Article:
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A three-part moon is, apparently, just the moon. As the Wikipedia page about the Triple Goddess that the question links to says, modern Pagan usage such as Wicca considers the moon's waxing, full, and waning phases to be three parts of a single deity, usually identified with Hecate. Another reference to the three-part moon goddess is in a post on the confusingly-named and -written blog called thebible.net, which bills itself as "the most comprehensive collection of non-faith Biblical materials ever assembled":

The Lilim (ללים) were nocturnal spectres, equivalent to the Greek Empusae, and Lilit (Lilith in English) herself the equivalent of Empusa, or Hecate, was their mother; indeed the mother of what we now call witchcraft but in the ancient world was simply the rites and ceremonies of the cult of the three-part moon goddess: new moon (Sleeping Beauty, Red Riding Hood, Cinderella, Maid Marian, Mary Magdalene), full moon (Madonna), waning moon (wicked step-mother, Hecate, Snow Queen).

Prashker, David. "Lilit, Lilim." TheBibleNet. thebiblenet.com. Accessed March 23, 2021.

A poet named Keenan Kelly uses the same phrase in a poem entitled "I'm here where":

I'm now where the three part moon glows
The rise of my love now hides behind the large pine tree
And sadness visits me because you are so far from me
The setting of the moon makes distance sing your name     (ll. 1–4)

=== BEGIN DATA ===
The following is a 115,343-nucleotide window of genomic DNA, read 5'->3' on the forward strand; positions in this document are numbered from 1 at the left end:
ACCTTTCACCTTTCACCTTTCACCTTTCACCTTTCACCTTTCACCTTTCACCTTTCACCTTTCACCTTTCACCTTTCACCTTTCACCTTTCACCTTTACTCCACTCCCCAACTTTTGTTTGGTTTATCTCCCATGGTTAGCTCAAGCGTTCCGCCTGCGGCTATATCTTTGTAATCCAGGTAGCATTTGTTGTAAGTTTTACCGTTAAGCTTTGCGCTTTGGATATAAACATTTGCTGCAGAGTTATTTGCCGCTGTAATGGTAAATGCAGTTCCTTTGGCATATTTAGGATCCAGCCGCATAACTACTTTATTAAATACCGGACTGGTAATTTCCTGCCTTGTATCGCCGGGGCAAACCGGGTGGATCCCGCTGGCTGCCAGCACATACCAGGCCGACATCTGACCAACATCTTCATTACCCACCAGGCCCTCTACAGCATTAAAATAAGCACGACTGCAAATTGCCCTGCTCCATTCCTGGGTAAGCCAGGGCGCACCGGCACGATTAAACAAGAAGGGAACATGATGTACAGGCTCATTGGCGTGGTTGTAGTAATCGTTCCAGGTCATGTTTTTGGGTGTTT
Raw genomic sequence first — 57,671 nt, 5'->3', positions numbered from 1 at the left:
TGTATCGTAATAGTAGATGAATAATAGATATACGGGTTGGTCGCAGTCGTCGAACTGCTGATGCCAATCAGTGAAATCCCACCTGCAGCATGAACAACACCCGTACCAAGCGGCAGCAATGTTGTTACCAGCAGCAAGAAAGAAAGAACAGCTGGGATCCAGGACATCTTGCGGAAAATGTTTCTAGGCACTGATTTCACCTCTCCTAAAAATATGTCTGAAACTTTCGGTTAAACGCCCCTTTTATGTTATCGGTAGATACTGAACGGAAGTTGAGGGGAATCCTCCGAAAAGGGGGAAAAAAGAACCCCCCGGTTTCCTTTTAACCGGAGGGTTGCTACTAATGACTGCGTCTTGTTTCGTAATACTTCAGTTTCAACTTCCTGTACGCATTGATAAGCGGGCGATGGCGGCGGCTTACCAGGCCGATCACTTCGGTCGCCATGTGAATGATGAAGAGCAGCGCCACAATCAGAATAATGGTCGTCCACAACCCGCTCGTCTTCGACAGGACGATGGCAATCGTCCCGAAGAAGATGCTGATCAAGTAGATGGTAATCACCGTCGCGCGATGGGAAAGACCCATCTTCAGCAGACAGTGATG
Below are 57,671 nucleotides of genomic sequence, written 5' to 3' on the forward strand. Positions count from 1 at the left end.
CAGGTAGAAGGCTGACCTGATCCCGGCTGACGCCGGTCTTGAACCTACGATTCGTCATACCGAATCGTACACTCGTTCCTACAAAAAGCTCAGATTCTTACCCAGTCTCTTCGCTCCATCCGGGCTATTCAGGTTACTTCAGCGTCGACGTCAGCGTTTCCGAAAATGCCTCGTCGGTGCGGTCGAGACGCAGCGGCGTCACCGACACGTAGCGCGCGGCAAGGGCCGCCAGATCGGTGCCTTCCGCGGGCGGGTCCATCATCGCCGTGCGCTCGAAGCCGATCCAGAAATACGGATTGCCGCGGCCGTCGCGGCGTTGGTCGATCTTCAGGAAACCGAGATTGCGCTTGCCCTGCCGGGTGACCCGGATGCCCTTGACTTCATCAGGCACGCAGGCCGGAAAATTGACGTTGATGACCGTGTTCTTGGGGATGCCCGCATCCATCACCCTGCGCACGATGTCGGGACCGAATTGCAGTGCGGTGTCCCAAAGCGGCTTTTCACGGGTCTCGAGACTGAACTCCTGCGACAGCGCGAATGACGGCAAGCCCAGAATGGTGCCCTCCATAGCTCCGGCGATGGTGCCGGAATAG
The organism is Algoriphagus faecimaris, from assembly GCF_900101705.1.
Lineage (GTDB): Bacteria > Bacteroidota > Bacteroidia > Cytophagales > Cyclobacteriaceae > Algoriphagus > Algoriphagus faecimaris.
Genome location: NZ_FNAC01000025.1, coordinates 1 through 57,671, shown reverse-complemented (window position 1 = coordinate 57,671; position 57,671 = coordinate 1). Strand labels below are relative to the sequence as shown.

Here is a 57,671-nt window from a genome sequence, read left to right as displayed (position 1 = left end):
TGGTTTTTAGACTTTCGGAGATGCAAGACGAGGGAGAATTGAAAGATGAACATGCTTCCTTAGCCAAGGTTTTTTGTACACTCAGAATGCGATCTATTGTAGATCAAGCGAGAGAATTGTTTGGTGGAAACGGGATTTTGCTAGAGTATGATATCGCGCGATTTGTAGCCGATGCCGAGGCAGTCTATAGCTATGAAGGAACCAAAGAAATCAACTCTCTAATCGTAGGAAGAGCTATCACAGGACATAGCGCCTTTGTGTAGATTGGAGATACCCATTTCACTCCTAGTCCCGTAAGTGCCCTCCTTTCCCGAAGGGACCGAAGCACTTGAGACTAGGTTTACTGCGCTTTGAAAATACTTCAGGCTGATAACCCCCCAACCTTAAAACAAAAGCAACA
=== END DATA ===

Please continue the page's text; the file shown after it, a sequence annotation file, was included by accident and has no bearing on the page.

Breathless: A Journal from the Heart. Lincoln, NE: iUniverse, 2005. p. 71. Google Books. Accessed March 23, 2021.

Kelly's poem shows that the phrase "three-part moon" is not restricted to neo-pagan contexts any more but is found in literary contexts as a fancy way of saying "moon."

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    Can you back up that the 'three partness' in your first quotation is being attributed to the moon rather than the moon goddess? In your second quotation is there anything there which definitively excludes it being a reference to a moon three quarters full? Do you have any comment on the fact that the OP's quote is specifically about a burgeoning three part moon?
    – Spagirl
    Mar 23 at 11:49
  • (1) If the moon is a goddess, then I don't see any distinction between "three part" being applied to the former as opposed to the latter. (2) Yes, line 8 of the poem specifies the "fullness of the moon".
    – verbose
    Mar 24 at 2:06
  • Is it proposed that the moon is the ‘triple goddess’ or that it is a symbol of her? The Wikipedia article says ‘ The syncretism of the prominent triple moon goddess... gave rise to the modern conception of a Triple Goddess whose symbol is the moon’. I know it seems like splitting hairs but I’m not seeing the substantiation of the usage of ‘three part moon’ when not speaking of goddesses. I drew attention to ‘burgeoning’ as it may suggest a waxing moon, I’m not sure if the relevance of your citing ‘fullness’ in Kelly’s effort.
    – Spagirl
    Mar 24 at 21:10
  • (1) The moon is the triple goddess. Ask any neo-Pagan. (2) You asked whether there was anything in Kelly that definitively excludes its being a three-quarter moon. The poem specifically says it's a full moon.
    – verbose
    Mar 24 at 21:20
  • Well I’m not aware of any neopagans in the vicinity so I’m asking the person who’s citing them. The sources you referred us to don’t seem to say that the goddess and moon are the same thing. I see what you are getting at with Kelly now, thank you. However he refers to it ‘fullness’ rather than being ‘a full moon’. The moon could certainly be described as having degrees of fullness which fall short of an absolute ‘full moon’. In terms of evincing your claim both of these cites seem to have lingering ambiguity for me. But thank you for responding.
    – Spagirl
    Mar 24 at 21:35